- the cape makes you invincible to bouncers
- knockback (and directional bumping away) of enemies is very confusing to get a hold of
- the medallions don't hurt many bosses
- the hammer doesn't damage things you'd expect (the ice boss's ice)
- Bombs often don't damage things that.. should be damaged

Overall, the dungeons have this mushy indistinct feeling where you just try a bunch of stuff until it works, or a puzzle is so obviously asking you do to a simple thing with a single item. Likewise combat feels more like trying to annihilate everything with the correct item before you're slammed by fast-moving spiky objects and chugging potions.

It's funny because Zelda often comes SO close to just embracing limitations - the object picking/throwing, OoT's limited jump... but then it often throws that out of the window in favor of like 'big epic inventory'. Truly, you don't need much to make an adventure game work, you just need creativity and confidence to make a smaller set of things work, rather than going big, wide, shallow. Regardless of how I feel about say, BotW as a whole, the puzzles in that game were fun because you only had a few items!

It's still an impressive game for 1991, though with the quiet narrative direction they went, they really could have punched up the sense of place of many or most dungeons. Instead the whole game just has this subtle sense of... there being something missing.

Anyways, throwing signs and bushes and pulling on mario paintings to get money is brilliant... make a game all about that!


It's Good. It takes the typical turn-based RPG language developed through the 80s and instead uses it as this vehicle to simple create juust enough dungeon-exploring friction to tell a surprisingly expansive story - a story of a party of 4 surprisingly brave people who are climbing a tower that connects multiple worlds. Multiple worlds of other peoples who don't really care about whatever truths this tower contains - they just want to live normal lives.

The heroes reach the pinnacle of 'truth' of their existence, and when faced with a doorway of what 'true existence' might be, they go 'Fuck this heavenly outer space bullshit,' and walk right back down to their town to live out their lives. Roll credits where we step through all these strange moments we just experienced - moments that were told in the fastest cutscenes imaginable, while aware that the audience likely is aware of these situations and tropes from other media and lets us fill in the blanks.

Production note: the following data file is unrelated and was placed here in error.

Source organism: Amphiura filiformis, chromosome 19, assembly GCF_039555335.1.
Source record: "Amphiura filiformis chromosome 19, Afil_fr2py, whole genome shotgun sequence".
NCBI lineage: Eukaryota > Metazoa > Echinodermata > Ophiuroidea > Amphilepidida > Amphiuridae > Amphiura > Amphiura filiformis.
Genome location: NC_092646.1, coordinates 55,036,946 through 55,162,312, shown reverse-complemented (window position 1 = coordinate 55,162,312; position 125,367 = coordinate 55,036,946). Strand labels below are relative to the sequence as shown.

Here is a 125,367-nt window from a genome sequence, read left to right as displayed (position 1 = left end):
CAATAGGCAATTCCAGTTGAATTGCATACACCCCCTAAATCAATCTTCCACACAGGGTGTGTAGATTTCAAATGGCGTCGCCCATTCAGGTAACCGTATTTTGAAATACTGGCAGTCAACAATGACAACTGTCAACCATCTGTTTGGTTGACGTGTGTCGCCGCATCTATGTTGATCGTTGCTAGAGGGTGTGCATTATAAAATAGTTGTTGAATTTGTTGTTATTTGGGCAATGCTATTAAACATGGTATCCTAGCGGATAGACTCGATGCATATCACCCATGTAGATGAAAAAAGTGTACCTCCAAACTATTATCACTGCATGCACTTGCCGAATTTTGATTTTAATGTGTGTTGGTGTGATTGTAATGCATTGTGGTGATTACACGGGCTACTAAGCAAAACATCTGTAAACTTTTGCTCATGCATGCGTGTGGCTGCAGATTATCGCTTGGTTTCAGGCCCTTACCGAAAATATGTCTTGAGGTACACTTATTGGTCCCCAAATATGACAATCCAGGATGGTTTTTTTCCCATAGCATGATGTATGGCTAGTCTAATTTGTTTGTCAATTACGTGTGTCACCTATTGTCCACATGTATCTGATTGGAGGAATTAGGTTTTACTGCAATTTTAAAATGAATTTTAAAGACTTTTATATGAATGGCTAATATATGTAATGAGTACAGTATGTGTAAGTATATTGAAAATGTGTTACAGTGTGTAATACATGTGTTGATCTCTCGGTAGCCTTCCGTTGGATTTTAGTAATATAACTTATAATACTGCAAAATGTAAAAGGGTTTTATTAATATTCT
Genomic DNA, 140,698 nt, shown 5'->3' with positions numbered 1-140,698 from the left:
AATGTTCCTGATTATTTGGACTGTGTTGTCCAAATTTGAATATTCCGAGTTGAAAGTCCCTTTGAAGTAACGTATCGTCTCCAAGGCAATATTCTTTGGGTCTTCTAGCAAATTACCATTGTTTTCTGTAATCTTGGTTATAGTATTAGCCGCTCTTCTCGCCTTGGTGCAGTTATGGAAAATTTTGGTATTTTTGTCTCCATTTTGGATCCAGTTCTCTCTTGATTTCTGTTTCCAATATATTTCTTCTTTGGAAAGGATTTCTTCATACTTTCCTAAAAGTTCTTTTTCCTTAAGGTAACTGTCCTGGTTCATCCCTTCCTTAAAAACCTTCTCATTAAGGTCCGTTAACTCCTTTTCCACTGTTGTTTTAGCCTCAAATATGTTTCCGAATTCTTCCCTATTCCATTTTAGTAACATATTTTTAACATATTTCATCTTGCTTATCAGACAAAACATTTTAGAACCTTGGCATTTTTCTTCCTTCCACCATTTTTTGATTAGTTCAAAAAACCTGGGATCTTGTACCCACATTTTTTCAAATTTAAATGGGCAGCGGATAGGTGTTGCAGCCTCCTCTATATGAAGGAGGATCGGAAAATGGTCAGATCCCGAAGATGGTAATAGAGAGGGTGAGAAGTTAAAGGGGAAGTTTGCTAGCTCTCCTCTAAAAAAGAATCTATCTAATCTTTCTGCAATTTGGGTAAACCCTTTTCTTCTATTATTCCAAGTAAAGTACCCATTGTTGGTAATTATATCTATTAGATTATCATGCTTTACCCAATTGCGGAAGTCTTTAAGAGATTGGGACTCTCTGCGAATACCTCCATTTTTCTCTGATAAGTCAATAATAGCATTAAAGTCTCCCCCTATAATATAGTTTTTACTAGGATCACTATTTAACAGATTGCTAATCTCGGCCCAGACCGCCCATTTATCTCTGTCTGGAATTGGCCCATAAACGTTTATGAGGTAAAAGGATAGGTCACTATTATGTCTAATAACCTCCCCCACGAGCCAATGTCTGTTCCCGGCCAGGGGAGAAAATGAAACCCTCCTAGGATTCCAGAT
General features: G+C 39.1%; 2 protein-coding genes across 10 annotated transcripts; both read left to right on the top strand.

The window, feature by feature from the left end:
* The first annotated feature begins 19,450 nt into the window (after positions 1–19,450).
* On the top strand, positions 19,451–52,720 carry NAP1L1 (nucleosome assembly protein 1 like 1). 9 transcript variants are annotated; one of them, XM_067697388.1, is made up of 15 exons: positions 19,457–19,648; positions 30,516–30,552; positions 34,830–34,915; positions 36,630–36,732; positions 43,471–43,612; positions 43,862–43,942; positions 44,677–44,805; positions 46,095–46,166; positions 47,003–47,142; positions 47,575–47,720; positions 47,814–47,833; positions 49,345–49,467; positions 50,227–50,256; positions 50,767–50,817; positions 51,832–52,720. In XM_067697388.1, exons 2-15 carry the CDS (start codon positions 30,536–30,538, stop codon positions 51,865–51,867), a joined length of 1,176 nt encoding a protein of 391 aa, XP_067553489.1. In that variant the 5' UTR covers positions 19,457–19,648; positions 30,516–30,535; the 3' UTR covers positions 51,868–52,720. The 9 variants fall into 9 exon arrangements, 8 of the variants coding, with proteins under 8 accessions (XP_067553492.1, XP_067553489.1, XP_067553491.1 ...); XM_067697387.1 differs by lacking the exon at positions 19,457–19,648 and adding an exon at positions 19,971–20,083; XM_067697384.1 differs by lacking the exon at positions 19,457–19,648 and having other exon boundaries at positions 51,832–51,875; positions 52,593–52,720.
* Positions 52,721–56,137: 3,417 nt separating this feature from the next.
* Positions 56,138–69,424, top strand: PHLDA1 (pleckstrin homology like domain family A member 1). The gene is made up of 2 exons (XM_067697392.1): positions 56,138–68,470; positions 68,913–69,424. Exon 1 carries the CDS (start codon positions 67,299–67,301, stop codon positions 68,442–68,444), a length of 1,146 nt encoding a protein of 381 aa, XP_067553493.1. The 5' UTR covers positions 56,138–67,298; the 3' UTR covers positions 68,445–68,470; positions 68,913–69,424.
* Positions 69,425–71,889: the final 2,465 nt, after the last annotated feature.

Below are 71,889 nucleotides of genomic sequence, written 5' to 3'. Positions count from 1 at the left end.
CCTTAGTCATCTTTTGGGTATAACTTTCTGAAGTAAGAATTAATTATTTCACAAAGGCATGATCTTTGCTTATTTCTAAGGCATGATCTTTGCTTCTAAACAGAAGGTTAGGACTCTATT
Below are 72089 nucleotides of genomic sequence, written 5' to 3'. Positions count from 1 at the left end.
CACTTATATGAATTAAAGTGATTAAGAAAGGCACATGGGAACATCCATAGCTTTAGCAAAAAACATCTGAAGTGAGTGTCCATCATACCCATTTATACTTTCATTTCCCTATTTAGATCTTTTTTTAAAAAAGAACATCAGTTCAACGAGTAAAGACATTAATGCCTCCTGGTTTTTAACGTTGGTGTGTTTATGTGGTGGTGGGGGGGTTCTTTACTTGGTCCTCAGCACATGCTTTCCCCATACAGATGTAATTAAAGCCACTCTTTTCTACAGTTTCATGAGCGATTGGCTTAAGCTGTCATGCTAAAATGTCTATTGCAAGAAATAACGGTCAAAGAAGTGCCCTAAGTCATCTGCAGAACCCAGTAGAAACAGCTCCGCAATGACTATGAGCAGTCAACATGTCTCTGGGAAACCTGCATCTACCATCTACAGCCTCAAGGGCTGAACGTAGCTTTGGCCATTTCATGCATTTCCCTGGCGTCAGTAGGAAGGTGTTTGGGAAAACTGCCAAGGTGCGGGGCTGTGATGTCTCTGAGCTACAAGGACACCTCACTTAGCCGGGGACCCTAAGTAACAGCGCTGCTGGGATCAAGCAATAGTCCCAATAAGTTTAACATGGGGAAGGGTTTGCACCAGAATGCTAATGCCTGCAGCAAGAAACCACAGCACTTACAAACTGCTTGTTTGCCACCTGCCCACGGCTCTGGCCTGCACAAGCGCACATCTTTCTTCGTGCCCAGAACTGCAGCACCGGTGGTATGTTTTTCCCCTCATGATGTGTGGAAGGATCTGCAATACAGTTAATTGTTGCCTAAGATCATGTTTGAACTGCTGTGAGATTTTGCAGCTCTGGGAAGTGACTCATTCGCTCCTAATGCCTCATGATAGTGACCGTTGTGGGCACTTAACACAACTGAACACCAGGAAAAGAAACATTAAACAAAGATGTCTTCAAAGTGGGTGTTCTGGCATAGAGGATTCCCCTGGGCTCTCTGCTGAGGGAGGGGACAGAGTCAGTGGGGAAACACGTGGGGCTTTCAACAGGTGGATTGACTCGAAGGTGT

I really like how creative many screens are, and how they take advantage of the gameboy tiles so well, and convey so many space and ideas. The whole < 10 hour JRPG form seems really interesting, the way that time constraint leads to denser levels, denser everything all around.



(Edit) - So I played a bit of this again. I would say purely historically I have to give it the 5/5 because of how much I played it in 2015, but in 2024 it doesn't really hold up. The exploration is still kind of neat but the combat / death loop is seriously slow, combat comes down to weird circle strafing around very weirdly defined hitboxes, OR, spending hours learning roll windows for attacks. It's just not at all interesting, and it's something that a Lucah-esque rewind function could alleviate (something to let you more easily practice). But that still wouldn't fix that fact that walking around in circles feels awful...

--

thinking abt this from the 2014 goty event.. while i appreciate recent fromsoft to various extents, I think this is their last work to really capture my imagination, for all sorts of reasons. (Not to say that their post-DS2 games don't have great moments of their own, but that's a matter for another time). I think the main reason is DS2 feels like the the turning point for their focus more towards a very specific sort of action which interests me less overall.

Dark Souls 2 is honestly a little fucked up! But that's what makes it good. There's more levels than there should be, stuff is stitched together nonsensically..

The game keeps going on for like 10-20 hours more than you'd expect with the dragon islands world, the shrine of amana, etc... each area feels like this dense zone that the creators wanted to share, even if it didn't perfectly fit. It kind of has this texture of madness to it and theming that feel so video gamey but manage to work as a coherent and memorizable world. idk. It honestly has that energy of those sprawling wild adventure platformers (think ecco, kid chameleon, dragon slayer 4..), that feeling of 'why NOT add a sick dark green poison cave with gigantic impossible to see giants'). But it's all kept so densely knit, just wild little idea after idea.

The thing is though, when I do pick it up it feels really hard to get into. I have a lot less patience for the whole 'die and run back and slowly try again' thing since i've already done that a lot in the past. i should just make a cheese build or play with save states or something